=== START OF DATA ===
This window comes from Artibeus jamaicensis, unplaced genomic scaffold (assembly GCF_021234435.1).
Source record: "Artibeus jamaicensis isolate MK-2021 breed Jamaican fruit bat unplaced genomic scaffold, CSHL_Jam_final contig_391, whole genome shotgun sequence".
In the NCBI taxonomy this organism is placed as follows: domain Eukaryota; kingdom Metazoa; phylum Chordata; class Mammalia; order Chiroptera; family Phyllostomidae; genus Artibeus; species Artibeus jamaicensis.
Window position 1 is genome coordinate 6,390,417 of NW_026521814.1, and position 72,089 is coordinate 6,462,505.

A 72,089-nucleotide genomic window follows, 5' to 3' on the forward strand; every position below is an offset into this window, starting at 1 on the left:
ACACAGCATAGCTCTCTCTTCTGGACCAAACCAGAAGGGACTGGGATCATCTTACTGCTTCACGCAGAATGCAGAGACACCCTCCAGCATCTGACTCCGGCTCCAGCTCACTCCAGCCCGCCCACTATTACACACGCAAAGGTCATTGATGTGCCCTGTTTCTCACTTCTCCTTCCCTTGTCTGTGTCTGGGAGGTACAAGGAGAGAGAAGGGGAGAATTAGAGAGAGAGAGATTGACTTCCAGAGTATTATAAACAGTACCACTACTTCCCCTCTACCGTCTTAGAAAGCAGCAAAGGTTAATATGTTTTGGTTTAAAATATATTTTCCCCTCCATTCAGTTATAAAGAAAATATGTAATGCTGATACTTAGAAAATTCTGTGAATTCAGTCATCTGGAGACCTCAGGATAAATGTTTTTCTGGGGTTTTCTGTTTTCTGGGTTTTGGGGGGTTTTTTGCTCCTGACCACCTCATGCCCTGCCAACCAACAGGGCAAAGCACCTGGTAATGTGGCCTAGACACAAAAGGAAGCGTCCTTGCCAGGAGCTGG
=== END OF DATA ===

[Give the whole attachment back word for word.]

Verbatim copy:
This window comes from Artibeus jamaicensis, unplaced genomic scaffold (assembly GCF_021234435.1).
Source record: "Artibeus jamaicensis isolate MK-2021 breed Jamaican fruit bat unplaced genomic scaffold, CSHL_Jam_final contig_391, whole genome shotgun sequence".
In the NCBI taxonomy this organism is placed as follows: domain Eukaryota; kingdom Metazoa; phylum Chordata; class Mammalia; order Chiroptera; family Phyllostomidae; genus Artibeus; species Artibeus jamaicensis.
Window position 1 is genome coordinate 6,390,417 of NW_026521814.1, and position 72,089 is coordinate 6,462,505.

A 72,089-nucleotide genomic window follows, 5' to 3' on the forward strand; every position below is an offset into this window, starting at 1 on the left:
ACACAGCATAGCTCTCTCTTCTGGACCAAACCAGAAGGGACTGGGATCATCTTACTGCTTCACGCAGAATGCAGAGACACCCTCCAGCATCTGACTCCGGCTCCAGCTCACTCCAGCCCGCCCACTATTACACACGCAAAGGTCATTGATGTGCCCTGTTTCTCACTTCTCCTTCCCTTGTCTGTGTCTGGGAGGTACAAGGAGAGAGAAGGGGAGAATTAGAGAGAGAGAGATTGACTTCCAGAGTATTATAAACAGTACCACTACTTCCCCTCTACCGTCTTAGAAAGCAGCAAAGGTTAATATGTTTTGGTTTAAAATATATTTTCCCCTCCATTCAGTTATAAAGAAAATATGTAATGCTGATACTTAGAAAATTCTGTGAATTCAGTCATCTGGAGACCTCAGGATAAATGTTTTTCTGGGGTTTTCTGTTTTCTGGGTTTTGGGGGGTTTTTTGCTCCTGACCACCTCATGCCCTGCCAACCAACAGGGCAAAGCACCTGGTAATGTGGCCTAGACACAAAAGGAAGCGTCCTTGCCAGGAGCTGG